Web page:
Carlton is looking for a loud portable speaker he can pick up in Canada. Leo says that the WireCutter is the best place to find a top recommendation and they say the Peachtree Audio Deepblue 2 Home Speaker is the best one. Audio Engine makes a good one as well.
Victor's HP All-in-One speakers quit working after he upgraded to Windows 10. Leo says that it could be a software issue, but it could also be that the cable that comes from the speaker itself may have become unseated. Leo says it's more likely that it's a driver issue, though. Victor should try Windows Key + X for the Device Manager and look into the settings for his audio driver and see if there's an X or a triangle with an exclamation mark to indicate a driver failure. Victor says it doesn't show his speakers at all and he can't install the drivers to get it going.
The left speaker on Steve's computer stopped working. He replaced the speaker, replaced the cables, updated the drivers, and even used Linux on a USB stick. None of that worked. What's left? Rich says to try plugging a headphone into the jack to see if that works. Steve thinks that besides the drivers, he thinks that it's still a software issue. He should look at the speaker settings, and should try a different USB plug.
Scott Wilkinson says that there's a link over at BaseheadSpeakers.com for the top ten loudest Bluetooth speakers. VaVaVoom is their top vote getter. Scott also says that there is now a new spec that will give home theater users a nice faux stereo sound from one speaker using computer software. RIVAAudio.com is the site.
Clay got a new Audio Technica LP record player, and he's wondering what speakers should he get with it. Leo says that Clay has to figure out if the record player has its own preamp or not, and if it's balance or unbalanced. If it doesn't have a preamp, then he'll need an amp as well. Leo advises the Audio Engine powered speakers. They're excellent and come with a subwoofer. JBLs are also good. He'll want line level balanced.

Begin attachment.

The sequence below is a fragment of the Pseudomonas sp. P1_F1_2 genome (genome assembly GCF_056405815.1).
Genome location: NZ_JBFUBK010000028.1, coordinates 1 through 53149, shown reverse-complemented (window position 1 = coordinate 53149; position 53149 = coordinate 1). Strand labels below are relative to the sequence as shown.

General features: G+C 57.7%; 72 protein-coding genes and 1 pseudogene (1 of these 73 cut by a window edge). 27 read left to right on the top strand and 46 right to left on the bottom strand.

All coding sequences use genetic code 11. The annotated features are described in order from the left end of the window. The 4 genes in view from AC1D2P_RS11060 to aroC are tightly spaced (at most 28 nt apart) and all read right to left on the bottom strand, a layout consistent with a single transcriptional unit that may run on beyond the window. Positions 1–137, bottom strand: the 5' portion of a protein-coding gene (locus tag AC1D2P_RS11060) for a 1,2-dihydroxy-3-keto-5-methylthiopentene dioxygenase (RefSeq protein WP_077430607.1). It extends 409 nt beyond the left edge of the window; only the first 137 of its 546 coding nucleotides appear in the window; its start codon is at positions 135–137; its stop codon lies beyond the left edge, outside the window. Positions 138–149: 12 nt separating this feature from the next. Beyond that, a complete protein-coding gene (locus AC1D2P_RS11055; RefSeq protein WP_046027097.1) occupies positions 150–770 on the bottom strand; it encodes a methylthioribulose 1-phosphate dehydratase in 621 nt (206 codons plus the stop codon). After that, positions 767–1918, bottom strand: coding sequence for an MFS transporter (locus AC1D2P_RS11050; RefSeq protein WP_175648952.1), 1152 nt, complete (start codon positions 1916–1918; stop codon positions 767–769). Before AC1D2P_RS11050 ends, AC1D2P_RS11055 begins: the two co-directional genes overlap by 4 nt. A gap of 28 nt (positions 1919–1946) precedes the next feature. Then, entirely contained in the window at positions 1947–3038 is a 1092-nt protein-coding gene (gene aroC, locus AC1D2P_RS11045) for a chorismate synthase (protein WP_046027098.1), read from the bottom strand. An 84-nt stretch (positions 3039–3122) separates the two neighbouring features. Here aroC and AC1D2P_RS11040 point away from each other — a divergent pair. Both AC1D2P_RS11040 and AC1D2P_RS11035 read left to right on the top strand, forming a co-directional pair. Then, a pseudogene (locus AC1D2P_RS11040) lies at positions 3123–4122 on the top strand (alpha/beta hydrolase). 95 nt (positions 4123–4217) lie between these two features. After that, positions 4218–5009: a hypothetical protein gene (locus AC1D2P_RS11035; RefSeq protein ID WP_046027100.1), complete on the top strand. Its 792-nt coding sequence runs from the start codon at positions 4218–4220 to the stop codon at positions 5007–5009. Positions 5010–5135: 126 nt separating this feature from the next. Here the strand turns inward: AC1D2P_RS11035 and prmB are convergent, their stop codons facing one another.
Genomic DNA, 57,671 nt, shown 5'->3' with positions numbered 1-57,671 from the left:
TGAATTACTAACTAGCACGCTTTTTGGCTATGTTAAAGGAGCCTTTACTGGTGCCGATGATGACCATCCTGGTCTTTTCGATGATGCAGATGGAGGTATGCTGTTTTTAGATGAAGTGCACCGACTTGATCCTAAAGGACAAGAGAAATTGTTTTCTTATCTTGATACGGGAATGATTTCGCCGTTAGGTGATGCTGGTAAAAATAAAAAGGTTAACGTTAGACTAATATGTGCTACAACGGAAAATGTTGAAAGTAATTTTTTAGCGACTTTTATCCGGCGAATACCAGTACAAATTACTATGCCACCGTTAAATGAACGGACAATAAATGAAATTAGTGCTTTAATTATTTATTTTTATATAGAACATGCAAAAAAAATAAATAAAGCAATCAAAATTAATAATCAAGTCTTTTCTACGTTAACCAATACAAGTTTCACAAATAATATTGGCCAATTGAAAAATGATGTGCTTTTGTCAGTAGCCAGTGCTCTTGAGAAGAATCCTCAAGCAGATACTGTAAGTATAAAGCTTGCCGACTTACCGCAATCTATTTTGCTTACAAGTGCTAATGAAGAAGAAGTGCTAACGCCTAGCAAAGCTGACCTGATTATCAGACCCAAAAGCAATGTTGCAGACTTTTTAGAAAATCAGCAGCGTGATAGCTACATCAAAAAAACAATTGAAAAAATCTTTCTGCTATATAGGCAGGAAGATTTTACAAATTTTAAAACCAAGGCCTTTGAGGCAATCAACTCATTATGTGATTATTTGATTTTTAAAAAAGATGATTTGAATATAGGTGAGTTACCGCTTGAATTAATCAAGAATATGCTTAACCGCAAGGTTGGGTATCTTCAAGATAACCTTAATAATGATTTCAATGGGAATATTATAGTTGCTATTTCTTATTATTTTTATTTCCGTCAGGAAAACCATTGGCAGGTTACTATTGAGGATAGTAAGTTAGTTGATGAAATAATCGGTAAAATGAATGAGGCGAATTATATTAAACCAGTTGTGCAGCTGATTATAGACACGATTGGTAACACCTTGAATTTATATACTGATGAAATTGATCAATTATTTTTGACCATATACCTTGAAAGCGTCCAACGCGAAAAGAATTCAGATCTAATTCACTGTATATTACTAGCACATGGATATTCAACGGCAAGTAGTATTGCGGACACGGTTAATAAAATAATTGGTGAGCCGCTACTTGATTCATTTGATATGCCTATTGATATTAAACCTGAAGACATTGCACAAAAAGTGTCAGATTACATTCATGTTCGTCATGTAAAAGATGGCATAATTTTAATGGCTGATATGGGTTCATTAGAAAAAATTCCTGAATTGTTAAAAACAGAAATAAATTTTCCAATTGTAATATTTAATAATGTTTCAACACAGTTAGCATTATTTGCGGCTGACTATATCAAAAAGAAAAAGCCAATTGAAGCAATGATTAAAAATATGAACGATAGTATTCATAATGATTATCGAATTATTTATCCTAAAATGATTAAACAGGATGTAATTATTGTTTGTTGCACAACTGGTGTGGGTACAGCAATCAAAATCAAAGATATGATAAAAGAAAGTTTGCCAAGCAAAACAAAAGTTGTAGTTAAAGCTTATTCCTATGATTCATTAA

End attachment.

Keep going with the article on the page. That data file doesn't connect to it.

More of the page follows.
Scott wanted to mention a series of articles on AVS Forum: "Things to Consider" when shopping for home theater this holiday season. The first article is 12 Things to Consider when Shopping for Speakers.
Brian wants to build a home theater system with a regular projector. Leo says if he has enough depth in the room he's using, it's always better over a short throw. He also wants a flat screen permanently affixed to the wall. Leo says that works, but he can also get one that can be pulled down with a remote control. He should go to MonoPrice for that. He can install it himself and save some money.
David is looking for new speakers for parties and to DJ with, but still use at home. He has a budget of $200 to $400. He wants powered speakers, and preferably Bluetooth. Leo says there's a lot out there. The options are actually more cosmetic now -- water proof, sand proof, etc. Generally, the better sound will be expensive and less robust.
This week, Scott Wilkinson is at the "THE Show" (The Home Entertainment Show). Scott says it's a stereo home entertainment show and it's amazing just how popular stereo is. THE Show is at the Hotel Irvine and it's all about speakers, preamps, and power amps. There are also tube amps, which many love the sound of. Tube amps are very retro but the sound is fantastic. They aren't as powerful as solid state amps, though. It's all about a high resolution audio movement, which effects us more emotionally than mp3s.
Scott has an iMac and MacBook Air and he is concerned about upgrading to El Capitan because it may break some of the software he uses. Leo says he should always upgrade to the latest. The upgrade is really easy to do and it doesn't break many utilities. He could roll back if there is an issue, but Leo says he probably won't have to. Some really old software may have issues, but that's only if the software is reliant on the old Rosetta interface, which Apple killed a long time ago. So anything written in the last few years won't be an issue.